The Advisory Board overseeing the Queen’s Nursing Institute’s Field Specific Standards for Community Nursing held its second meeting on 2nd November.

The Board discussed the official prospectus outlining the QNI’s rationale and strategy to develop nine sets of Field Specific Standards, due to be published in 2023.

The QNI’s Field Specific Standards build on the NMC’s core standards for post registration community nursing Specialist Practitioner Qualifications (SPQs) published earlier this year. The QNI’s standards are being developed with the support and involvement of the NMC and representatives of nursing and health education organisations from across the UK.

The QNI standards are being developed and agreed for all four countries of the UK, in response to calls by employers and educators for guidance when applying the SPQ core standards to specific fields of practice within community nursing. Under the QNI’s proposals, individual nurses will have access to clearer and more distinctive and nationally agreed educational pathways, contextualised within each specific field of practice and reflecting an advanced level of practice.

Read the prospectus here: Field Specific Standards for Education and Practice

Creating our future community nursing workforce requires a consistent approach to the development of excellent practice and clinical leadership. Our work on specific standards is designed to build upon the broad regulatory standards of the NMC to ensure that wherever a person lives, works or accesses services the care they receive is of the highest quality, based on evidence and tailored to their own individual needs.

Professor John Unsworth OBE

Universities will be invited to map their post-registration Specialist Practitioner Qualification programmes to the QNI’s field specific standards. Benefits of mapping these courses to the QNI’s field specific standards include:

  • Articulating the essential skills and experience necessary to practice and autonomously and at an advanced level in situations that are complex and challenging
  • Enabling employers to know that nurses applying for posts around the UK have the necessary skills and knowledge for particular roles
  • Supporting community nurses to lead teams of regulated and unregulated staff in high-risk, complex nurse-led services, to deliver the best patient care possible in the community.

Each of the nine standards is being developed by a Standards Reference Group, composed of experts in the relevant field. When complete, the draft standards will be reviewed by the QNI’s Advisory Board, Chaired by Professor John Unsworth OBE, the QNI’s Chair of Council.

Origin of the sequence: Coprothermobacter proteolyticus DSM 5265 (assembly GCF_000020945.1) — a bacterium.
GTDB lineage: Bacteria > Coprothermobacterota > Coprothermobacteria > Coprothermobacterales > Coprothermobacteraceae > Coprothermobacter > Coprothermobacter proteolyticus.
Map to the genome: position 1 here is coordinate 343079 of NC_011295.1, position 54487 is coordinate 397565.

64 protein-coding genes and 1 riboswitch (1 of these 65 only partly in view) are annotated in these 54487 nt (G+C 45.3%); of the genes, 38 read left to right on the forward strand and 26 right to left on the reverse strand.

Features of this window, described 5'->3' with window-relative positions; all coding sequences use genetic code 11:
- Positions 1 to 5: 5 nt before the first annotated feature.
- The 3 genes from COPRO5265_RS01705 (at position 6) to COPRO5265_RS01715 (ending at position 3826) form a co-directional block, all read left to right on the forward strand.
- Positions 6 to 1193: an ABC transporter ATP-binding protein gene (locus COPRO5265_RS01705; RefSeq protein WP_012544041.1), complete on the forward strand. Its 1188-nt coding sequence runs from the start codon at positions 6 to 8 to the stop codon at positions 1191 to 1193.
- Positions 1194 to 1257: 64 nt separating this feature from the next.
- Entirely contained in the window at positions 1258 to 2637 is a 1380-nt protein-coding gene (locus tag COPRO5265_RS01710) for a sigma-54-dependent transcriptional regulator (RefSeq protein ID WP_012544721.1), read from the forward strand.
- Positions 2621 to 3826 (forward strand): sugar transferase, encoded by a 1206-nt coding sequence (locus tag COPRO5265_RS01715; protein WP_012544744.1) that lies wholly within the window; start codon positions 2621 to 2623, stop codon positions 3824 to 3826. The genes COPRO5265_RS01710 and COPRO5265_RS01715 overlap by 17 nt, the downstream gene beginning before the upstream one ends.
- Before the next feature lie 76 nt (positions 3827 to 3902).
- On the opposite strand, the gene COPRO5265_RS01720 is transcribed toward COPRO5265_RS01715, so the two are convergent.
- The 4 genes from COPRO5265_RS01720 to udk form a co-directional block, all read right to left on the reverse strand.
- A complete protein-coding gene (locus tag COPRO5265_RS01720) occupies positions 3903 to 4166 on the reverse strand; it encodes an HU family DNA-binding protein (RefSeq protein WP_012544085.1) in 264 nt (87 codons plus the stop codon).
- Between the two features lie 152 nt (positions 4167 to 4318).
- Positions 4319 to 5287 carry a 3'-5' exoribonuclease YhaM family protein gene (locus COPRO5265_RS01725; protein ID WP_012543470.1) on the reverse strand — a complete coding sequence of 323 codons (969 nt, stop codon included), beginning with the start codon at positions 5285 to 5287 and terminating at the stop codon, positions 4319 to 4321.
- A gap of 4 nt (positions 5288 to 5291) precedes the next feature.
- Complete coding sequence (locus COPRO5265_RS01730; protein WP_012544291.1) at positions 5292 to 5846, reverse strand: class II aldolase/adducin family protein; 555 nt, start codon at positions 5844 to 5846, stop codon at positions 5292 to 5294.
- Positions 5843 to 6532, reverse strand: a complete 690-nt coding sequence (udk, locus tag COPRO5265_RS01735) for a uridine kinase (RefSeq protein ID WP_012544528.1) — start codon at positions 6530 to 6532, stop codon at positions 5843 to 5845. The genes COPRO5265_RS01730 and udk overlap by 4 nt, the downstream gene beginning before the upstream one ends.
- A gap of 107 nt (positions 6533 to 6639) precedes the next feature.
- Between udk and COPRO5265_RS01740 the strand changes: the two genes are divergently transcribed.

The QNI’s field specific standards of education and practice will enable the development – and assessment – of Specialist Practitioner Qualification (SPQ) programmes that are tailored to deliver the field specific skills and knowledge required for specialist community nursing practice. Universities offering SPQs mapped against the QNI’s field specific standards will have an attractive offer for post-registration students wishing to progress their career and practice at an advanced level, within a recognised specialism.

Dr Crystal Oldman CBE

Notes to Editors

The QNI was established in 1887 and has its origins in setting standards for, educating and organising the District Nursing workforce. In recent years the QNI has built on its educational heritage to extend its work with higher education institutions delivering post-registration nurse education programmes.

The first Voluntary Standards for District Nurse Education and Practice were published by the QNI and QNI Scotland in 2015 and have been followed at regular intervals by standards for Community Children’s Nursing, General Practice Nursing, Community Learning Disability Nursing and Standards for Nurses new to working in Care Homes.

The QNI’s new Field Specific Standards will create standards of education and practice for nine community nursing specialisms, with publication due dates:

  • Adult Social Care Nursing (Jan 23)
  • Community Children’s Nursing* (Jan 23)
  • Community Mental Health Nursing* (Jan 23)
  • District Nursing* (Jan 23)
  • General Practice Nursing* (Jan 23)
  • Homeless and Inclusion Health Nursing (Jan 23)
  • Criminal Justice Nursing (Jul 23)
  • Community Learning Disability Nursing* (Jul 23)
  • Hospice Nursing (Jul 23)

These nine areas include the five formally recordable NMC community specialisms (marked with *), with an additional four specialisms that recognise additional fields of practice community nurses work in today. Standards for these additional fields are being developed following feedback from the wider nursing and healthcare sector.

Read the prospectus here: Field Specific Standards for Education and Practice

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